Cancer cells killed, regular ones spared
Tue July 10, 2012 4:11pm
A NEW therapy for blood cancer patients that kills rogue cells while sparing normal ones is soon to be trialled following a landmark discovery by Melbourne scientists.
Peter MacCallum Cancer Centre specialists found that cancer cells could be selectively killed by blocking the production of ribosomes, which are essential to the growth and survival of the cells.
"What is really quite remarkable and was quite unexpected was that normal cells are not so dependent on this formation of the ribosomes," the co-head of Peter Mac's Cancer Therapeutics Program, Grant McArthur, said.
"This is an exciting new concept to what is really a bit of a 'Holy Grail' in cancer treatments," Prof McArthur told AAP.
This means the treatment would be hard on the cancer but softer on the patient, he said.
"We're always trying to come up with new cancer drugs that will kill the cancer and leave the normal cells in the body relatively unaffected or only with minimal side-effects," Prof McArthur said.
"There is a big push on to come up with new treatments that meet those criteria so we're hopeful that this might be an example of that."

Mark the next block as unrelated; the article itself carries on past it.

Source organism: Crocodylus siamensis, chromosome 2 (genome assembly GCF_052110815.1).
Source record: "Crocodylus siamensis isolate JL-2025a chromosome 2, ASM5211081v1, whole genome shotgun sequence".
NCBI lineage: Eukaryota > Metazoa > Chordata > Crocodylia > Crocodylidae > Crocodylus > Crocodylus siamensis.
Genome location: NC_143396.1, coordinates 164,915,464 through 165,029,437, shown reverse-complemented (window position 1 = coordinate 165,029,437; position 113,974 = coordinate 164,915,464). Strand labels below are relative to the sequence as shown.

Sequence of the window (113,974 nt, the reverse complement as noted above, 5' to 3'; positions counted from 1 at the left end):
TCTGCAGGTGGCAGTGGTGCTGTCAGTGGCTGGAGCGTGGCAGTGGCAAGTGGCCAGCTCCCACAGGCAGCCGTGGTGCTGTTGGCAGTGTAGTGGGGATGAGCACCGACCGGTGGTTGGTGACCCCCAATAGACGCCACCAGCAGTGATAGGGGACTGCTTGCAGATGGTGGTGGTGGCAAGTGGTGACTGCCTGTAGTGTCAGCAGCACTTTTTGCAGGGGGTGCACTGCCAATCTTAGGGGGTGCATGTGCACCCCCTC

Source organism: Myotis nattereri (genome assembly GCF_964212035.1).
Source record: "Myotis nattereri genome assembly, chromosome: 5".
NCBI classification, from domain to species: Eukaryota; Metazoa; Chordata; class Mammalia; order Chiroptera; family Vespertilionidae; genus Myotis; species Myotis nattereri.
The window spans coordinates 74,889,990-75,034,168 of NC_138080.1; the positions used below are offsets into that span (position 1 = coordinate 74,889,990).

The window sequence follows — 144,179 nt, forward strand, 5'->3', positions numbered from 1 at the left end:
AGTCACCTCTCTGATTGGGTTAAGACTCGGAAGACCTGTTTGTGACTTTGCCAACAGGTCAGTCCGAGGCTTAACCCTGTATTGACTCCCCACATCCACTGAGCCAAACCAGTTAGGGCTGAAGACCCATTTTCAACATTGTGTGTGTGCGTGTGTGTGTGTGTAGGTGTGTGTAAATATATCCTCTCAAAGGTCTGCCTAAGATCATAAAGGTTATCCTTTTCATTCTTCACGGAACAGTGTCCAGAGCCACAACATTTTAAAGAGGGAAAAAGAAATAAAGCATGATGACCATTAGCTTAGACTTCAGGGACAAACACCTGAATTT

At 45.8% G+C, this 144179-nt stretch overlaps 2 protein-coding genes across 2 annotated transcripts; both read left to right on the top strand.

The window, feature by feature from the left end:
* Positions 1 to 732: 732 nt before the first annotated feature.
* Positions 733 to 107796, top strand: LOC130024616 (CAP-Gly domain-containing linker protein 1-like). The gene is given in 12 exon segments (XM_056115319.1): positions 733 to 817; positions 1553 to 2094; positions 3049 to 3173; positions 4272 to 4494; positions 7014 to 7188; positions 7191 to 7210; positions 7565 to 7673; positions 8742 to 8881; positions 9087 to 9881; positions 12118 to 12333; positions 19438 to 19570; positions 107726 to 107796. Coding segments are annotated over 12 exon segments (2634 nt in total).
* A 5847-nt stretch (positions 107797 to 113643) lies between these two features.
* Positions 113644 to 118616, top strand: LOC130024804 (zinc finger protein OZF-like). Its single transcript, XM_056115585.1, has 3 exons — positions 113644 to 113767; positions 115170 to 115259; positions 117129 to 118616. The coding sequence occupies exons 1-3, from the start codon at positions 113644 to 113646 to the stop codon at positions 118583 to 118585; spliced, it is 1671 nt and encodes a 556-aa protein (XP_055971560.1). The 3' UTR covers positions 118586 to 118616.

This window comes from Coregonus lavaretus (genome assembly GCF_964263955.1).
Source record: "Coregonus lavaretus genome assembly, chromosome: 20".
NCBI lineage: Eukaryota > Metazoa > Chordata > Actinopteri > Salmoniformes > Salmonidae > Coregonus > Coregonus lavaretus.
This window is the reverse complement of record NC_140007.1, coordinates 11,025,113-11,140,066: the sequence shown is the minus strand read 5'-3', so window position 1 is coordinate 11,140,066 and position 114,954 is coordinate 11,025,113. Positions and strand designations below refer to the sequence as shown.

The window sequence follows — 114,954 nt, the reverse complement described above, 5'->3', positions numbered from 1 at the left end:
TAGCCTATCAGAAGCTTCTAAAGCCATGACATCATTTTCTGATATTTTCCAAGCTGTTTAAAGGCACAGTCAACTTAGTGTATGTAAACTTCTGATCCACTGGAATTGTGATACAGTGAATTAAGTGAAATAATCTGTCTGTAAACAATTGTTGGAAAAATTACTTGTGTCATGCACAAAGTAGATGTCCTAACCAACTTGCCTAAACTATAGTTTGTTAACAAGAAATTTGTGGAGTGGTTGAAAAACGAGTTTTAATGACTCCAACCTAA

Prof McArthur and Associate Professor Ross Hannan worked with Californian biotechnology company Cylene Pharmaceuticals to develop a treatment that would block the cellular process.
The drug, CX-5461, is given intravenously like chemotherapy.
But, unlike chemotherapy which damages cell DNA, the new treatment specifically targets part of the cell called the nucleolus to interrupt the production of ribosomes.
The first human trials of the therapy are scheduled at Peter Mac this year involving about 40 patients, Prof McArthur said.
Patients with blood cancers like leukaemia and lymphoma are to participate in the trial, after earlier laboratory tests showed the treatment was most successful at attacking those cancers.
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